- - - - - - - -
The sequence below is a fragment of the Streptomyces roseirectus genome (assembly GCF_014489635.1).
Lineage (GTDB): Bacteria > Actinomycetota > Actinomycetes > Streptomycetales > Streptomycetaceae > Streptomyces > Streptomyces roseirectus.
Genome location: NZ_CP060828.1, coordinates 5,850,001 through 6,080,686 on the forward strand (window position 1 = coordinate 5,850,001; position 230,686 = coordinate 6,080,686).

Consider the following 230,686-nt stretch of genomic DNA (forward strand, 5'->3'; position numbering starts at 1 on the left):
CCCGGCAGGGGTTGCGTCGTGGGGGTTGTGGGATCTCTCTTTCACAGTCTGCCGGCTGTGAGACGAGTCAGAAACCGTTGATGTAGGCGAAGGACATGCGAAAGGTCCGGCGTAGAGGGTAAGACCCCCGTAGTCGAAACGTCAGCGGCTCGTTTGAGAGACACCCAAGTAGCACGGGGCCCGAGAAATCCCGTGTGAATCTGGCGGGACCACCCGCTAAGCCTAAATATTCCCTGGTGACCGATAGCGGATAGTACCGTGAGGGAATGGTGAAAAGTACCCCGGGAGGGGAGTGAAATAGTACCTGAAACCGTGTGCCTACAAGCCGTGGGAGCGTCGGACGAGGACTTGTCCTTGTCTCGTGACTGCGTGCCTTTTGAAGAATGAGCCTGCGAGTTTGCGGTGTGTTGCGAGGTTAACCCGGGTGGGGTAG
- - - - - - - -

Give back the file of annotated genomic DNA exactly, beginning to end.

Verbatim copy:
The sequence below is a fragment of the Streptomyces roseirectus genome (assembly GCF_014489635.1).
Lineage (GTDB): Bacteria > Actinomycetota > Actinomycetes > Streptomycetales > Streptomycetaceae > Streptomyces > Streptomyces roseirectus.
Genome location: NZ_CP060828.1, coordinates 5,850,001 through 6,080,686 on the forward strand (window position 1 = coordinate 5,850,001; position 230,686 = coordinate 6,080,686).

Consider the following 230,686-nt stretch of genomic DNA (forward strand, 5'->3'; position numbering starts at 1 on the left):
CCCGGCAGGGGTTGCGTCGTGGGGGTTGTGGGATCTCTCTTTCACAGTCTGCCGGCTGTGAGACGAGTCAGAAACCGTTGATGTAGGCGAAGGACATGCGAAAGGTCCGGCGTAGAGGGTAAGACCCCCGTAGTCGAAACGTCAGCGGCTCGTTTGAGAGACACCCAAGTAGCACGGGGCCCGAGAAATCCCGTGTGAATCTGGCGGGACCACCCGCTAAGCCTAAATATTCCCTGGTGACCGATAGCGGATAGTACCGTGAGGGAATGGTGAAAAGTACCCCGGGAGGGGAGTGAAATAGTACCTGAAACCGTGTGCCTACAAGCCGTGGGAGCGTCGGACGAGGACTTGTCCTTGTCTCGTGACTGCGTGCCTTTTGAAGAATGAGCCTGCGAGTTTGCGGTGTGTTGCGAGGTTAACCCGGGTGGGGTAG